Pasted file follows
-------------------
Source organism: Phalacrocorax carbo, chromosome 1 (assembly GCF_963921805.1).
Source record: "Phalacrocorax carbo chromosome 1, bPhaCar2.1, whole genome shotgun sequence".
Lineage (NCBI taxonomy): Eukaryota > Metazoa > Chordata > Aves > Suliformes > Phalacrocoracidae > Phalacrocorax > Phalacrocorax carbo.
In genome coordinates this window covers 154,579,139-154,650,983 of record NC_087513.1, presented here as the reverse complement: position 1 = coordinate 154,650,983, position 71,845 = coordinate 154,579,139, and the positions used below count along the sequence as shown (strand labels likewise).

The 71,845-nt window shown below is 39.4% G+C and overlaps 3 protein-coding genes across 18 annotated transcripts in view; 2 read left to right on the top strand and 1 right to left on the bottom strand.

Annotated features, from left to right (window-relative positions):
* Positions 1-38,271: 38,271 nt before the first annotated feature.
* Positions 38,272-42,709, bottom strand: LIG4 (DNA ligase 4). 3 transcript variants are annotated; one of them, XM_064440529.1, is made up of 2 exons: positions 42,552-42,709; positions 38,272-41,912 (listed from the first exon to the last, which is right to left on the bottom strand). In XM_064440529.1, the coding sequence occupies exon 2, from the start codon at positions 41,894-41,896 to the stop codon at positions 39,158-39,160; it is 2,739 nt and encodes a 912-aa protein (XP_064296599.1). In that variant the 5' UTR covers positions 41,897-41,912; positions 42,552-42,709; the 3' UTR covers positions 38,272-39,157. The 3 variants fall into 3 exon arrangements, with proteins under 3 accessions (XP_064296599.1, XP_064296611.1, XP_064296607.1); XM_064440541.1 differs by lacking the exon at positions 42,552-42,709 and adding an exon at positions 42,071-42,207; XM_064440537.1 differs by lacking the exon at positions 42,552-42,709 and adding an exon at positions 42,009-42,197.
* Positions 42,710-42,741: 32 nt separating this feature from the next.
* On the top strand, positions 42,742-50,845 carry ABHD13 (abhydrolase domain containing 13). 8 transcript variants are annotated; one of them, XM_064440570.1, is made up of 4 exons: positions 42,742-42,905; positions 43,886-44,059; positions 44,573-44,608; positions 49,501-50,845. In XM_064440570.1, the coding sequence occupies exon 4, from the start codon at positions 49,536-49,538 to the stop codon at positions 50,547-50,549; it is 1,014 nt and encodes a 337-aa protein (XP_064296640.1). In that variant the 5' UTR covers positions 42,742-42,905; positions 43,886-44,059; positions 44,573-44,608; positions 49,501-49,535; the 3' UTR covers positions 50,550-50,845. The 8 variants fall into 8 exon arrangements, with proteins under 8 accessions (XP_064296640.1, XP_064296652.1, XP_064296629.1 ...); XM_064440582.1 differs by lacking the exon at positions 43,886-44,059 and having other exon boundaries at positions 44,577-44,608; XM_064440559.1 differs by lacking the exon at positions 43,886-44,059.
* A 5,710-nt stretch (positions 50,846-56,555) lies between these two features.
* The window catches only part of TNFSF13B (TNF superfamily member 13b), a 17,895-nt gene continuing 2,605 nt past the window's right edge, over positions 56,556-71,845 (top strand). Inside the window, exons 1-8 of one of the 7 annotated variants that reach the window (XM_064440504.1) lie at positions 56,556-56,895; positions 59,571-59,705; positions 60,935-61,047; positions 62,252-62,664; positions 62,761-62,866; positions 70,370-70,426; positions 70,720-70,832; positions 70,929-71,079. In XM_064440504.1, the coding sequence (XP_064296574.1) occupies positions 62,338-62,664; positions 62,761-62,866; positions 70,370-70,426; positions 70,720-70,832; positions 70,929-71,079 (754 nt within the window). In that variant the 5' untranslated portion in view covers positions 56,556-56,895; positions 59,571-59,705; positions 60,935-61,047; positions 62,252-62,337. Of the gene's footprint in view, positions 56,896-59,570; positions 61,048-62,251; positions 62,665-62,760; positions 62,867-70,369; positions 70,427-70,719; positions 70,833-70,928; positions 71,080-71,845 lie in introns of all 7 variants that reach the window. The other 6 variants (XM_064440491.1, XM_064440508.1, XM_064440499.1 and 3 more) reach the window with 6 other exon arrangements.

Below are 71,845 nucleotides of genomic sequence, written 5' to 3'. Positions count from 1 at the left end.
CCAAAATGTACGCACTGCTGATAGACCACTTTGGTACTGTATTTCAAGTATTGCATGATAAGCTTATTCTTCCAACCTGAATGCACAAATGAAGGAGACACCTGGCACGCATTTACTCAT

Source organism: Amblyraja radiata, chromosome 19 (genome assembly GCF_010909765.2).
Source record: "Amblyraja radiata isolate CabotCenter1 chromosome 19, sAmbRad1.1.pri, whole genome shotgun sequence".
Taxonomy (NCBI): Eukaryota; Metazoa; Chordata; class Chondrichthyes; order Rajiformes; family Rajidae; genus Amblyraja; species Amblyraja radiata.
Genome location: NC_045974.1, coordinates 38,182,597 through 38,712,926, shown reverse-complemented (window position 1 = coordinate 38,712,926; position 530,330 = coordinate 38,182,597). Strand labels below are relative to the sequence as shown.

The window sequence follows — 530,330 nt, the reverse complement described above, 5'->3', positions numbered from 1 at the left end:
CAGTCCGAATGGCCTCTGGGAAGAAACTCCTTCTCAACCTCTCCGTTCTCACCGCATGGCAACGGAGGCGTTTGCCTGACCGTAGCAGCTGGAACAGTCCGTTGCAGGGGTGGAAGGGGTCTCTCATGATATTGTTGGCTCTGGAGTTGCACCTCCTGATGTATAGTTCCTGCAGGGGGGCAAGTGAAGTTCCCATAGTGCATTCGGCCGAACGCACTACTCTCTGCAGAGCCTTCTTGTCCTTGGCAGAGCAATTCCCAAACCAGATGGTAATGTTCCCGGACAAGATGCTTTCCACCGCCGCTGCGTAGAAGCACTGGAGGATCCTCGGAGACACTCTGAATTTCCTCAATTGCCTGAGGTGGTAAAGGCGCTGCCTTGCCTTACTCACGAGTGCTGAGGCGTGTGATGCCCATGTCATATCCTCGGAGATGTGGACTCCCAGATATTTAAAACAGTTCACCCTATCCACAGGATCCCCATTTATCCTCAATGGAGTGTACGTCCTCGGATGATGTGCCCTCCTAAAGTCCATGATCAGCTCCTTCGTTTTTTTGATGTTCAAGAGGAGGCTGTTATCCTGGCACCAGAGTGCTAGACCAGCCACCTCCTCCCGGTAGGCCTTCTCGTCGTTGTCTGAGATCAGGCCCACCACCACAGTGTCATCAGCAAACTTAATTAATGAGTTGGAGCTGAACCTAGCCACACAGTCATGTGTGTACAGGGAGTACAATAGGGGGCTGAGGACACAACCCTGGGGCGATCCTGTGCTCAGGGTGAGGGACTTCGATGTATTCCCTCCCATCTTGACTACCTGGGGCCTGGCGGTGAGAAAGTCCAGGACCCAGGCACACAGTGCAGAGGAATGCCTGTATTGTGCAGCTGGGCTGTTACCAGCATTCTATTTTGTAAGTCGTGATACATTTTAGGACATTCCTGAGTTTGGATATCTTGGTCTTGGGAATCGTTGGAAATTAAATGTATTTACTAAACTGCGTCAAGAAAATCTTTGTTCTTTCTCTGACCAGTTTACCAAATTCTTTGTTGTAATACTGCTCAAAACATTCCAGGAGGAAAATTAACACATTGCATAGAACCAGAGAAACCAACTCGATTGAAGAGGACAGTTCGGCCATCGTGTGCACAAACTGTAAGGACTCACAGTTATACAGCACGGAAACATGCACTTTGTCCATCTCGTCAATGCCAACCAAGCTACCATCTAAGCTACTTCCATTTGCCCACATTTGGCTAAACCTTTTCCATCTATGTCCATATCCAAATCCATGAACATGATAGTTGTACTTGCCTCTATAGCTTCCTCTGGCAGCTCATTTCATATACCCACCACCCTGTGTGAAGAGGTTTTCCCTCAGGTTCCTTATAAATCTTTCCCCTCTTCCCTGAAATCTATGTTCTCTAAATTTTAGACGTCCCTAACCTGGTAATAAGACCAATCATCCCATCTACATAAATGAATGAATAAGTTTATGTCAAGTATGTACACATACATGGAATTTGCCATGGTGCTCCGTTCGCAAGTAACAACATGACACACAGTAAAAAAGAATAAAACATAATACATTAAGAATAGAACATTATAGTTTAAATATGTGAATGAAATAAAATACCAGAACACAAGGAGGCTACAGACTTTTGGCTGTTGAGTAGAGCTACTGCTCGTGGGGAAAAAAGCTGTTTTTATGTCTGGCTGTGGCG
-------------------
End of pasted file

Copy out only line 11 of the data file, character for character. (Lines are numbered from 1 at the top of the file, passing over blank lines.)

* A 5,710-nt stretch (positions 50,846-56,555) lies between these two features.